AMMAN — The Institute of Electrical and Electronics Engineers Robotics and Automation Society (IEEE RAS) at the University of Jordan (UJ) on Saturday held the Kingdom’s first firefighting competition using robots.
Belal Noori, one of the competition organisers and a member of the IEEE RAS, told The Jordan Times over the phone that the competition includes a field with cubes and toy soldiers representing people that need to be transferred to the safe zone.
There were 20 teams taking part in the competition titled, “IEEE RAS Portal Firefighting Competition I”, and their objective was to save as many “people” as possible — a sort of evacuation process. Robots then had to put out candles, representing the actual firefighting process.
When asked about the inspiration behind holding the competition, Noori said that those interested in the field of robotics usually face problems when wanting to take part in such competitions; such as travel costs and high participation fees.
“This is why we wanted to hold it in Jordan to make things easier for those with interest in robotics, and here we have university and school students from around the Kingdom, most of whom are affiliated with centres that teach robotics, such as the Eureka Tech Academy,” according to Noori.
Students used aspects from both mechanical and software engineering to create the robots since they are remote-controlled, and builds revolved around the theme of firefighting, so participants had to decide what kind of attachments and controllers to use.
A rule book was distributed and sent to all participating teams to try and ensure no robot was “overpowered”, he said, noting there were standard sizes and certain prohibited attachments, however, this did not eliminate uniqueness of design, quality of parts and special control schemes.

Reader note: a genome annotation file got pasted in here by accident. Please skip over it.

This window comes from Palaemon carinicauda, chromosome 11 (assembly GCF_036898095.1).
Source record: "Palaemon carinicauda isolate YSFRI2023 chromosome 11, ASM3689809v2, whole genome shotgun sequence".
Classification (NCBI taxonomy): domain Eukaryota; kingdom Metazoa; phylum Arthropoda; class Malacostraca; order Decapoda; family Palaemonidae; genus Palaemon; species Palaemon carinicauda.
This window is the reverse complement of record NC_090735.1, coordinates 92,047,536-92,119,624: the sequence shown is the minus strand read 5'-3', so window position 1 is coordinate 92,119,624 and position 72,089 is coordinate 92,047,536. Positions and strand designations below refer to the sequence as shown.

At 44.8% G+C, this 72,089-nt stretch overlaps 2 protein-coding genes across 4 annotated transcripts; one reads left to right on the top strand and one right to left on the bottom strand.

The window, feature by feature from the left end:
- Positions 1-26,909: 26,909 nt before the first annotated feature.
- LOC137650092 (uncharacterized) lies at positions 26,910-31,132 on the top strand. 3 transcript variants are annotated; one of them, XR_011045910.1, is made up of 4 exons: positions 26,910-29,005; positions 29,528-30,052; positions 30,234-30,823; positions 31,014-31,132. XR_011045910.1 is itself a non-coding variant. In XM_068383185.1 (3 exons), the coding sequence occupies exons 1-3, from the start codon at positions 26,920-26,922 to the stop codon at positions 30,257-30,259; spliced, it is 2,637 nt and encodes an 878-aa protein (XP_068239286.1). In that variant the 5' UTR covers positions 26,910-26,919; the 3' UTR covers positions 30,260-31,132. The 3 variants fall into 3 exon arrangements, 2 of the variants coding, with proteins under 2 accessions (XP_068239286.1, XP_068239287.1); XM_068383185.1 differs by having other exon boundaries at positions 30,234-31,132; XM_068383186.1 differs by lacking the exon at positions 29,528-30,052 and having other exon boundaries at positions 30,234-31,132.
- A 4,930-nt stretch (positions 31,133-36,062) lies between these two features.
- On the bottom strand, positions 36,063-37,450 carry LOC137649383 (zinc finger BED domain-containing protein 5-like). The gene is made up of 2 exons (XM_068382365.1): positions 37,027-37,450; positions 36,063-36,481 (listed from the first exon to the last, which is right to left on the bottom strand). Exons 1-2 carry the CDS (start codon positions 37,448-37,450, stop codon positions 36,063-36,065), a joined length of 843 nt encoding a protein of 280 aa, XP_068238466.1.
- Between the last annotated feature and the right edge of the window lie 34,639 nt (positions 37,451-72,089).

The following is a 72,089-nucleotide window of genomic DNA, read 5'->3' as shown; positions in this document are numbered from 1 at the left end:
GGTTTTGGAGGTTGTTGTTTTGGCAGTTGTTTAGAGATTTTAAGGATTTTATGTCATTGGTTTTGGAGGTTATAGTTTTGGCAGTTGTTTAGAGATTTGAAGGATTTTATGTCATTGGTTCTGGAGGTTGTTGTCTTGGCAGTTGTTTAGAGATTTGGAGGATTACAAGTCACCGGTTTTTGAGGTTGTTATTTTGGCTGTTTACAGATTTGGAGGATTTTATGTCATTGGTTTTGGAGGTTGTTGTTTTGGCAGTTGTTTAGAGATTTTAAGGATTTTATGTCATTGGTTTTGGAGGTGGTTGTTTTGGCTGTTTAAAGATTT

For example, participants could use fans, water or clothing to put out fires, but they were not allowed to use drones.
Two teams at a time deployed their robots in a maze-like field with walls and several ramps to test their robots’ ability to manoeuvre and climb.
Amer Jarrar, one of the participants representing Princess Sumaya University for Technology (PSUT), said that he had participated in an experimental competition held in 2018, and when his team heard about this official competition, they started working immediately on a robot of their own.
“You can make your remote controller using Bluetooth to control the robot and move it around to finish tasks and obtain points, so we used a robotic arm with two degrees of freedom, meaning it can move at the elbow and has a wrist that can tighten or loosen its grip, which we used to hold the objects and put them in a container attached to the robot’s back,” Jarrar said.
He added that they used a motor with a fan attached to it in order to blow out the candles.
Suhaib Yamzash, who will start first secondary next academic year at Al Aqeeq International School, said he found out about the competition through social media.
He said that they designed their robot to fit the principles of the competition, using a gripper arm and a fan.
At the conclusion of the competition, team Rampage from PSUT won the first prize of JD300, team RoboRazors from Al Hasad Schools won the second prize of JD200 and team Negasonic Teenage Warhead, also from PSUT, won the third prize of JD100.
Other participating teams were also given consolation prizes to commemorate their participation and encourage them to take part in upcoming versions, according to Noori.
The IEEE RAS is a non-profit organisation, and works to advance the theory and practice of robotics and automation engineering, according to their Facebook page.